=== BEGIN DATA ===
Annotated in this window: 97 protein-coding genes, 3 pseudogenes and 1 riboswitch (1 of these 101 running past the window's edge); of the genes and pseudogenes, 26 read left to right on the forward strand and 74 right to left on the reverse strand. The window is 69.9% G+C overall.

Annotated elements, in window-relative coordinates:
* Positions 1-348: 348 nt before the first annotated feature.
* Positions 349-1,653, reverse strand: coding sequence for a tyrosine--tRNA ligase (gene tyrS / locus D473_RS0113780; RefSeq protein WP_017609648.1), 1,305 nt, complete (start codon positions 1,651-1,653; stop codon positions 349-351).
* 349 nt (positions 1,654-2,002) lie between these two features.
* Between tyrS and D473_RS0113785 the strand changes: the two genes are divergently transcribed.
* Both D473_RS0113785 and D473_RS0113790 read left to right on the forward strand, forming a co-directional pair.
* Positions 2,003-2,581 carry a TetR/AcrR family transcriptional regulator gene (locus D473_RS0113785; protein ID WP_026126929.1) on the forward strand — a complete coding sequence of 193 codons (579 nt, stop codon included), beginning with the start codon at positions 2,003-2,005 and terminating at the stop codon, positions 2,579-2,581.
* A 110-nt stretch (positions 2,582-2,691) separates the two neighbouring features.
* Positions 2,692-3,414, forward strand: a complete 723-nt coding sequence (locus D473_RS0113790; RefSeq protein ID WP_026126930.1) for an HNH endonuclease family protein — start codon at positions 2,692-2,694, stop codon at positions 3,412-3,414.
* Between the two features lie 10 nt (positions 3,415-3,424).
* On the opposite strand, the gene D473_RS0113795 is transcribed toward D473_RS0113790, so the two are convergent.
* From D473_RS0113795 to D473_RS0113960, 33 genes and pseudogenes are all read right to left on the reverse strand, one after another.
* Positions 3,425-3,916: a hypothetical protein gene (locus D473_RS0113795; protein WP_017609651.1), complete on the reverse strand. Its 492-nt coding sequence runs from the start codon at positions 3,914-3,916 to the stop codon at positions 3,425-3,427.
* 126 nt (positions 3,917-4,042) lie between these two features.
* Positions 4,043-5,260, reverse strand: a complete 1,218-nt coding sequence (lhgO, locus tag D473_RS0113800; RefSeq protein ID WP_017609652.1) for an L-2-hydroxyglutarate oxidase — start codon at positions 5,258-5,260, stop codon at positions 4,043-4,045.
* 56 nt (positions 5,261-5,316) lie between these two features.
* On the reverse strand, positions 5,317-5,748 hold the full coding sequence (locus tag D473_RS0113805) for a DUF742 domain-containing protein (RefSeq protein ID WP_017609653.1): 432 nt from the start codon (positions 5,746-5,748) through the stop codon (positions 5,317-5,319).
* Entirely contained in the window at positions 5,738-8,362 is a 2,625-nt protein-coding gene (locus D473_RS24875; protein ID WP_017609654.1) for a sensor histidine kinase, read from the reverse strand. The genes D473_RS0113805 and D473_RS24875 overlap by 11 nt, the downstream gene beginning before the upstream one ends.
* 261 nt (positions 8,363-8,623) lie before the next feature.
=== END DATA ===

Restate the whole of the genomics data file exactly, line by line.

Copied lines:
Annotated in this window: 97 protein-coding genes, 3 pseudogenes and 1 riboswitch (1 of these 101 running past the window's edge); of the genes and pseudogenes, 26 read left to right on the forward strand and 74 right to left on the reverse strand. The window is 69.9% G+C overall.

Annotated elements, in window-relative coordinates:
* Positions 1-348: 348 nt before the first annotated feature.
* Positions 349-1,653, reverse strand: coding sequence for a tyrosine--tRNA ligase (gene tyrS / locus D473_RS0113780; RefSeq protein WP_017609648.1), 1,305 nt, complete (start codon positions 1,651-1,653; stop codon positions 349-351).
* 349 nt (positions 1,654-2,002) lie between these two features.
* Between tyrS and D473_RS0113785 the strand changes: the two genes are divergently transcribed.
* Both D473_RS0113785 and D473_RS0113790 read left to right on the forward strand, forming a co-directional pair.
* Positions 2,003-2,581 carry a TetR/AcrR family transcriptional regulator gene (locus D473_RS0113785; protein ID WP_026126929.1) on the forward strand — a complete coding sequence of 193 codons (579 nt, stop codon included), beginning with the start codon at positions 2,003-2,005 and terminating at the stop codon, positions 2,579-2,581.
* A 110-nt stretch (positions 2,582-2,691) separates the two neighbouring features.
* Positions 2,692-3,414, forward strand: a complete 723-nt coding sequence (locus D473_RS0113790; RefSeq protein ID WP_026126930.1) for an HNH endonuclease family protein — start codon at positions 2,692-2,694, stop codon at positions 3,412-3,414.
* Between the two features lie 10 nt (positions 3,415-3,424).
* On the opposite strand, the gene D473_RS0113795 is transcribed toward D473_RS0113790, so the two are convergent.
* From D473_RS0113795 to D473_RS0113960, 33 genes and pseudogenes are all read right to left on the reverse strand, one after another.
* Positions 3,425-3,916: a hypothetical protein gene (locus D473_RS0113795; protein WP_017609651.1), complete on the reverse strand. Its 492-nt coding sequence runs from the start codon at positions 3,914-3,916 to the stop codon at positions 3,425-3,427.
* 126 nt (positions 3,917-4,042) lie between these two features.
* Positions 4,043-5,260, reverse strand: a complete 1,218-nt coding sequence (lhgO, locus tag D473_RS0113800; RefSeq protein ID WP_017609652.1) for an L-2-hydroxyglutarate oxidase — start codon at positions 5,258-5,260, stop codon at positions 4,043-4,045.
* 56 nt (positions 5,261-5,316) lie between these two features.
* On the reverse strand, positions 5,317-5,748 hold the full coding sequence (locus tag D473_RS0113805) for a DUF742 domain-containing protein (RefSeq protein ID WP_017609653.1): 432 nt from the start codon (positions 5,746-5,748) through the stop codon (positions 5,317-5,319).
* Entirely contained in the window at positions 5,738-8,362 is a 2,625-nt protein-coding gene (locus D473_RS24875; protein ID WP_017609654.1) for a sensor histidine kinase, read from the reverse strand. The genes D473_RS0113805 and D473_RS24875 overlap by 11 nt, the downstream gene beginning before the upstream one ends.
* 261 nt (positions 8,363-8,623) lie before the next feature.